Effective Meetings pt 7 – Taking minutes

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The Importance of Minutes
The lack of adequate minutes can lead to frustration and inefficiency. ‘Minutes’ may seem a bit formal but notes of some sort are not negotiable – a ‘must’ from every meeting if the full benefit of the meeting is to be realised.

The detail included in these notes can vary – there is no right or wrong. Some people like to keep the notes simple and record only decisions and actions. Others (including myself) prefer to have some of the discussion that led to the conclusion. It is rarely necessary to give a version which includes ‘he said this…’ ‘she said that…’, although the Houses of Parliament in the UK require this and the result is famously embodied in the Hansard proceedings!

What I am sharing with you can apply to any type of meeting as it will give you a format that I have developed over many years. I find it works well in helping to streamline actions, monitor follow up etc.

Minutes can be taken onto a laptop and, if you use the template I suggest, the minutes can be virtually completed in the meeting itself with only minimal editing needed after the meeting finishes.

Five components
There are five main components to the minutes I take.

1. Heading – Title of meeting, Venue, Time and Date
2. Names of those present (or ‘apologies’ for any missing)
3. Topics discussed – a ‘retrospective agenda’ which provides an index of the main headings from the minutes for easy reference.
4. Minutes
5. Actions

A simple layout, which is based on a Word table, looks like this (I do not show the grid when printing the minutes but select the ‘no border’ option):


In this layout each row of the table carries all relevant information related to the particular topic. So, when editing, a minute can be moved with ‘cut and paste’, carrying with it both the item number and the initials of the person taking action. This is particularly helpful if a topic is referred to in two parts of the meeting (common for long meetings) so that the two discussions can be positioned together into the same area of the minutes.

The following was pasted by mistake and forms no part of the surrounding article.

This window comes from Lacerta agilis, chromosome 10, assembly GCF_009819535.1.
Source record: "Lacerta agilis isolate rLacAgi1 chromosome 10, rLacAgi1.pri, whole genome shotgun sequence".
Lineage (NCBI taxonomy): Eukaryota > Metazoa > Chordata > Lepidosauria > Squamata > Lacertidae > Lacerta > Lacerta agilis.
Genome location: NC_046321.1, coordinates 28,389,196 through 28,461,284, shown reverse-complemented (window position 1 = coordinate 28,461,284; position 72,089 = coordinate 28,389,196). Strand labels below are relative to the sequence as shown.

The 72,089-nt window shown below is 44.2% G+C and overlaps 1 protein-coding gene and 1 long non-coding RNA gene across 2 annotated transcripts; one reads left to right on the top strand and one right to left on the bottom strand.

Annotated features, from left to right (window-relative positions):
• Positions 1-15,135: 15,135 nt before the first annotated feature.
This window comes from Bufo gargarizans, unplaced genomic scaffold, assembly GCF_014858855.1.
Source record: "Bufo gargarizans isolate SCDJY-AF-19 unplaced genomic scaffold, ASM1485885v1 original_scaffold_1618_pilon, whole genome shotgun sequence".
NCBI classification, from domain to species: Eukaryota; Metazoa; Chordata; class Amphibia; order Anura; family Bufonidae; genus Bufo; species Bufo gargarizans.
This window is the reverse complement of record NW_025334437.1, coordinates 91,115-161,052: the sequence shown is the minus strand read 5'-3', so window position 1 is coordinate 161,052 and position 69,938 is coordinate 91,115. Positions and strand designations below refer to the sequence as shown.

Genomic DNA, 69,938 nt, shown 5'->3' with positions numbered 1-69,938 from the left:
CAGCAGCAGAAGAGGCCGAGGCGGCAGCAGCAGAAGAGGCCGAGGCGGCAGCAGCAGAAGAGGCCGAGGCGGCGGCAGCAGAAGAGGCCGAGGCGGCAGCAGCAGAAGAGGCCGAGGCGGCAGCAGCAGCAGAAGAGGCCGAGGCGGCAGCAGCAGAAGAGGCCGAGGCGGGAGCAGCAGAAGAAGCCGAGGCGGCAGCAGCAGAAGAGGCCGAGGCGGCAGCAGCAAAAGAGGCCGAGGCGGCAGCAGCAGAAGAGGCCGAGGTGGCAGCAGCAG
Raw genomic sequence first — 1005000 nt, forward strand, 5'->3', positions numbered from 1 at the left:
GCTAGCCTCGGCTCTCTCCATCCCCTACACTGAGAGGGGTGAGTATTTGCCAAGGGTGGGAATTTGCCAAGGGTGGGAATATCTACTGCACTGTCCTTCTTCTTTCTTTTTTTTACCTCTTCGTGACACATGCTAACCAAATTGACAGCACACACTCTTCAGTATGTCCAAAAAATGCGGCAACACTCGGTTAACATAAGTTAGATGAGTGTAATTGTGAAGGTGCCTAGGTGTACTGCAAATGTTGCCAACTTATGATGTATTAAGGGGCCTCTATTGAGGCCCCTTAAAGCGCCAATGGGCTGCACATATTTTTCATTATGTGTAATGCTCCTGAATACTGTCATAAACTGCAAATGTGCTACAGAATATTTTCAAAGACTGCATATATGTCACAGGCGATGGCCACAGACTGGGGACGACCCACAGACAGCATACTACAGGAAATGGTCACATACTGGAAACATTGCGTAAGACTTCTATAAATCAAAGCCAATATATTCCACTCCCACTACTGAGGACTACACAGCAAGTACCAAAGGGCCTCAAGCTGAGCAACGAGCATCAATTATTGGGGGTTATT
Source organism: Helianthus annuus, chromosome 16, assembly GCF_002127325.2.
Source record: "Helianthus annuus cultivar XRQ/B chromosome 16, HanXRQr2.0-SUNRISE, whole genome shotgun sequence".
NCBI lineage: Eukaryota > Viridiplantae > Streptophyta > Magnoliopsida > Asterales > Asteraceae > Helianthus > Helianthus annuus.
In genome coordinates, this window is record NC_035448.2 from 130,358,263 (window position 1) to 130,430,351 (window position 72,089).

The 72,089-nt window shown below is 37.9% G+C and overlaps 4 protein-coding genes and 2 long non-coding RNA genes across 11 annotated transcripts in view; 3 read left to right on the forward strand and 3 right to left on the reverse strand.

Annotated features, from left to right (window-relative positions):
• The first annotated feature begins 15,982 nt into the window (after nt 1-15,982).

The body of the minutes
Often an agenda item will have several sub-sections and even sub-sub-sections. These should be numbered separately using the 1, 1.1, 1.1.1 system as illustrated.

I use one cell on the table related to the single number (1, 2, 3) for both the heading and detail of the minute if there are no sub-headings. However, if there are sub-headings I use a cell related to a single number for the title and another cell for sub-heading and detail at the 2nd (1.1, 1.2 etc) and 3rd levels (1.1.1, 1.1.2 etc).

In the illustration the middle cells for items 1 and 5 contain only the heading (since there are sub-sections) whereas the middle cells for items 2-4 include both the heading and the detail.

Topics Discussed
This mini-table is constructed after the minutes have been completed. It is very helpful in looking back over meetings to see when a particular topic was considered without the need to explore the body of the text. The summary includes only Headings and Sub-headings ie 1, 1.1, 1.2. It does not include sub-sub-headings ie 1.2.1, 1.2.2.

In the next blog we will continue to look at formatting minutes and also how to handle the all-important matter of following through the agreed actions.